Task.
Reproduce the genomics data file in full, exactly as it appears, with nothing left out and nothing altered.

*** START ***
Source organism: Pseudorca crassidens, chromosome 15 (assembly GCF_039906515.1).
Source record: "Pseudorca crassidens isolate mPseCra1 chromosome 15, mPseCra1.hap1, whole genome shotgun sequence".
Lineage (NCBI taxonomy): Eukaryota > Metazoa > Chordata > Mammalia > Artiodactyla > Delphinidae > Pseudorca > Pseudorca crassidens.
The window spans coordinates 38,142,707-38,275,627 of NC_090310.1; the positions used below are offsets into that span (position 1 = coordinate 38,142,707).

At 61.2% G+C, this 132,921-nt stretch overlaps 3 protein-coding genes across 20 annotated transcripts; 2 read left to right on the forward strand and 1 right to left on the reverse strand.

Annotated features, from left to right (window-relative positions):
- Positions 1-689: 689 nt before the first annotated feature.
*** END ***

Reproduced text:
Source organism: Pseudorca crassidens, chromosome 15 (assembly GCF_039906515.1).
Source record: "Pseudorca crassidens isolate mPseCra1 chromosome 15, mPseCra1.hap1, whole genome shotgun sequence".
Lineage (NCBI taxonomy): Eukaryota > Metazoa > Chordata > Mammalia > Artiodactyla > Delphinidae > Pseudorca > Pseudorca crassidens.
The window spans coordinates 38,142,707-38,275,627 of NC_090310.1; the positions used below are offsets into that span (position 1 = coordinate 38,142,707).

At 61.2% G+C, this 132,921-nt stretch overlaps 3 protein-coding genes across 20 annotated transcripts; 2 read left to right on the forward strand and 1 right to left on the reverse strand.

Annotated features, from left to right (window-relative positions):
- Positions 1-689: 689 nt before the first annotated feature.